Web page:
4

You are correct that small payments would be a liability in the case of uncooperative nodes in a channel. I also believe you are correct that when the values get small enough, the trust-less nature of a channel breaks down. Although a 1 satoshi transaction is possible, at some point the cost of the transaction that closes the channel is higher than the ...


4

Yes. Such transactions are valid and standard.


4

To add to Raghav's answer: Practically, as a typical user, it can be difficult to deal with a dust attack. There is no way to stop or disallow the receiving of a transaction, so the user can only react to the attack after it has occurred. The good thing is, by taking the proper actions a user can easily and effectively mitigate against the attack. In a ...


3

This is spam. Point .


3

Yes, it is possible, and called transaction spamming. If you consider it cost effective spamming probably depends on how much it is worth to you to bloat the blockchain, already at a size measured in double-digit GBs, for everybody who keeps a complete copy! However, there are some possible mitigations already implemented. First of all, many clients delay ...


3

Yep. You'll notice increased fees and confirmation times eventually. Those amounts aren't super dusty though, even smaller transactions are the ones that will really bog you down.


3

There already is a limit of 5460 satoshi. It's unlikely any transaction smaller than this will be ever relayed or included in a block without colluding with a miner. https://github.com/bitcoin/bitcoin/blob/b78d1cdf82fb12cc0c8eb9049074b359b9589b7c/src/core.h#L153


3

The smallest transaction value is actually 0 as you are allowed to create 0 value outputs. However such transactions are considered non-standard and thus will not be relayed. But they are completely valid if they appear in a block. The smallest standard output value (also known as the dust limit) changes with the fee rate. The dust limit for a given fee ...


3

The dust limit is not actually fixed, technically - it varies based on the type of output. 546 satoshis is simply the most commonly known one, for a p2pkh output. Being the longest-lived output type, I suspect some wallets/blog posts/literature might treat it as a hard coded dust limit. As to how to arrive at 546 satoshis, we must first know what "dust" ...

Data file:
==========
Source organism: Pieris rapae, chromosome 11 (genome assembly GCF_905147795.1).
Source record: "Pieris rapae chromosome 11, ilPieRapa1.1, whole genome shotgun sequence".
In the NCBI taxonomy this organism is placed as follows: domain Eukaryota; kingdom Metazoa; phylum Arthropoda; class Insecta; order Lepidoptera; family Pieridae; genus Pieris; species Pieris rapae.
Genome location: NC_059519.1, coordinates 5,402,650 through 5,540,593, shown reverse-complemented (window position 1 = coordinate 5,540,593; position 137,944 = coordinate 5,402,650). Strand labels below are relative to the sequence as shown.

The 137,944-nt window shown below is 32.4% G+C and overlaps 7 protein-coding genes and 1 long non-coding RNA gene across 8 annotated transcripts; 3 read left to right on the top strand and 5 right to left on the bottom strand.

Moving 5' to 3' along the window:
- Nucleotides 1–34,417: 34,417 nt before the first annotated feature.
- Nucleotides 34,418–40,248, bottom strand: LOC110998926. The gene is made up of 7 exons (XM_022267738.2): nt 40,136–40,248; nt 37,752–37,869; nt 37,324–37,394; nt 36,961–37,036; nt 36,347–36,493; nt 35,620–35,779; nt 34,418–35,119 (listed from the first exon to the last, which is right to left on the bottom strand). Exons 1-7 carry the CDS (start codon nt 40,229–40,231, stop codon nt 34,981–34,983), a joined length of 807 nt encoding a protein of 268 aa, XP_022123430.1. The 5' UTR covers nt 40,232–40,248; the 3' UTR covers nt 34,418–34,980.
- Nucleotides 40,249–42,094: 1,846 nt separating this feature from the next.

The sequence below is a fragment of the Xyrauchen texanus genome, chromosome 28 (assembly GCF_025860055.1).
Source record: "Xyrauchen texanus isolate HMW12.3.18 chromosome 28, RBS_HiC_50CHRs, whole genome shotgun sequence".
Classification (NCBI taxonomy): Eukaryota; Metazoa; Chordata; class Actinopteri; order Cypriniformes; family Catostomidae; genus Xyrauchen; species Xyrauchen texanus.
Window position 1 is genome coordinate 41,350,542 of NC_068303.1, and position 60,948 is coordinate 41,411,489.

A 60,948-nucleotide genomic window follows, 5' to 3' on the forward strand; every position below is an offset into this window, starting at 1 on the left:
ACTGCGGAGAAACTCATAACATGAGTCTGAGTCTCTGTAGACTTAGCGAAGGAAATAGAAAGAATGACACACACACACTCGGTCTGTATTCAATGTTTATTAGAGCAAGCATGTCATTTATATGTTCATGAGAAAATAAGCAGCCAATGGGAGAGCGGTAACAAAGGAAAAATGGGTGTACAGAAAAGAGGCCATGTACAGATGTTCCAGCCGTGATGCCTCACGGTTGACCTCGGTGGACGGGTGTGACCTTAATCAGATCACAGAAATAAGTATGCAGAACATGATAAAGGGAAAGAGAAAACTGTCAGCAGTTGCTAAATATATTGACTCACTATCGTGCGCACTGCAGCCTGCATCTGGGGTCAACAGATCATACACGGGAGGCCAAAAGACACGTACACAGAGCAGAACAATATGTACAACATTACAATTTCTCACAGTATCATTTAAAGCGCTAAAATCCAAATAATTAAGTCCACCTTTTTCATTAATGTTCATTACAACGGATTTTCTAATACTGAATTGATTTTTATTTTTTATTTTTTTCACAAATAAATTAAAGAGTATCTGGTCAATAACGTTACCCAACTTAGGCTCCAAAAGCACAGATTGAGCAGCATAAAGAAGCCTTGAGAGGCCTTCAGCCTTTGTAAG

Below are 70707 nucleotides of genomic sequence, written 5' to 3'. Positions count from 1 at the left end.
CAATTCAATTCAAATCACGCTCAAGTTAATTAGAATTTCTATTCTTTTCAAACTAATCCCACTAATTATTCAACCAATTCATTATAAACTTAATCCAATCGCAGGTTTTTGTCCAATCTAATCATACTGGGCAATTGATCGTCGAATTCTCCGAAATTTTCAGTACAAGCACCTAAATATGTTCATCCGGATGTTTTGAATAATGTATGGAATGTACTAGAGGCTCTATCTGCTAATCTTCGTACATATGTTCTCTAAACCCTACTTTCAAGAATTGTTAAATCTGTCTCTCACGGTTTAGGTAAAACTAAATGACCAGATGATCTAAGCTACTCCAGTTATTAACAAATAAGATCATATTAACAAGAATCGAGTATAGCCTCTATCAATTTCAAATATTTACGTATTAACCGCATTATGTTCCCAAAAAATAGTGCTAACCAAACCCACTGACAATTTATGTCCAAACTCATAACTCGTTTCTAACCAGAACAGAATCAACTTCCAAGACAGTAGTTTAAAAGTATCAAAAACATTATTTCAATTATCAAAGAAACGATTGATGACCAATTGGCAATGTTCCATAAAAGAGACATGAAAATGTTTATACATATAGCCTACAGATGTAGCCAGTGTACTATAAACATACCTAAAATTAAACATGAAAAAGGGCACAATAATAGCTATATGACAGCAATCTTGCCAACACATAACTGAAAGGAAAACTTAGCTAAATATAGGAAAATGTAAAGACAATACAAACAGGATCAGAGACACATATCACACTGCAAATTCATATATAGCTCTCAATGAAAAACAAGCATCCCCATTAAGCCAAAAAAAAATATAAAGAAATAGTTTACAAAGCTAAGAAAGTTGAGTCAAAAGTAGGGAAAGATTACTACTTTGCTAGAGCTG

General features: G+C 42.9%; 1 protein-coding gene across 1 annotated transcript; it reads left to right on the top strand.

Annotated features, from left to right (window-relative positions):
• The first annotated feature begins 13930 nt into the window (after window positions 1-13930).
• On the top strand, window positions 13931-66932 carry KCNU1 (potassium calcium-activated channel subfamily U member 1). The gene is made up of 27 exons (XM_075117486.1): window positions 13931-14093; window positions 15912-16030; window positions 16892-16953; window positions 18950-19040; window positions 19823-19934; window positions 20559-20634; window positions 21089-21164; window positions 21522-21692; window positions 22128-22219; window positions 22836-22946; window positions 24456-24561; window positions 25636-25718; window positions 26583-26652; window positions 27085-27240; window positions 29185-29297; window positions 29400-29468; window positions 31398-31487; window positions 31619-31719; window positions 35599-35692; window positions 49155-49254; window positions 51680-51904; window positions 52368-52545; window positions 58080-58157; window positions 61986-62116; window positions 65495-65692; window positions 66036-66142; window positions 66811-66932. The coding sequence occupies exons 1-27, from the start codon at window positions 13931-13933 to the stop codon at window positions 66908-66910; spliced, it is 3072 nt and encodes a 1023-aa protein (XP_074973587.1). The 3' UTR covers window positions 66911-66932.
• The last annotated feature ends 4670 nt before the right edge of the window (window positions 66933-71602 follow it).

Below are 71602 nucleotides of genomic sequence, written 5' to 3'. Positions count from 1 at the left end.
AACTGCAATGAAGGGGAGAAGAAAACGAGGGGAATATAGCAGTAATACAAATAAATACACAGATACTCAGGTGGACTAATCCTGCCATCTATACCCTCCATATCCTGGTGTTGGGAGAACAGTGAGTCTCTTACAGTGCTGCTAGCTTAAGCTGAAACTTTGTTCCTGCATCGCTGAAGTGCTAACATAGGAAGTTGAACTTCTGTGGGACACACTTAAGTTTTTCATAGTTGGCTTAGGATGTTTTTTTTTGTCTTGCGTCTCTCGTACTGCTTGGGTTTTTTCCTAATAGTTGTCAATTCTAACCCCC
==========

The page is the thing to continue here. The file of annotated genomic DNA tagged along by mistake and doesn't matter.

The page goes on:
2

They won't be lost. But it won't be easy to get them recovered. The wiki page on Transaction Fees mentions the following: A transaction may be safely sent without fees if these conditions are met: It is smaller than 10,000 bytes. All outputs are 0.01 BTC or larger. Its priority is large enough (see the Technical Info section below) So if ...


2

I have not tried it myself, but Peter Todd has a python script called dust-b-gone.py https://github.com/petertodd/dust-b-gone


2

why not do include such dust, so that spammers are harmed economically and stop doing it? I'm still not sure that would be enough to prevent this kind of spam activity. Even if these transactions were committed to the blockchain, 100,000,000 such broadcasts could be made from 1 BTC, that's a lot of reach for $700.


2

As amended, your calculations look essentially correct to me. (The total time will actually be worse, since you are competing with all other users of the network for block chain space. And some miners enforce a smaller block size limit - in the default client I think it is 350K.) So I suggest that you don't do that :-) As far as I know, Bitcoin was never ...


2

There is no minimum amount. You can send 0.00000001 btc and even 0.0 btc without fees and there is a possibility that this transaction would be mined by some miner. But the probability is very low, because "standard nodes" (by bitcoin devs) do not relay such transactions. You should add a fee if you want to send less than 0.00005xxx (I do not remember the ...


2

If your proposed transaction is to have an input of BTC 1.00000001, one output of BTC 0.9999 and a change output of BTC 0.00000001 (leaving BTC 0.0001 as a fee), then yes, most clients will reject it under the dust rule. Bitcoin Core's rule is to refuse transactions with any output that is too small - the precise details are a little complicated, but ...


2

Your transaction (1.00000001 ===> 0.99990000 transfer + 0.00010000 fee + 0.00000001 change) will be valid. But it is not guaranteed that other nodes will pass your transaction. May be yes, may be no. Modern referral clients do not relay such transactions, because developers hate dust and spam. But there are nodes which relay such transactions and there are ...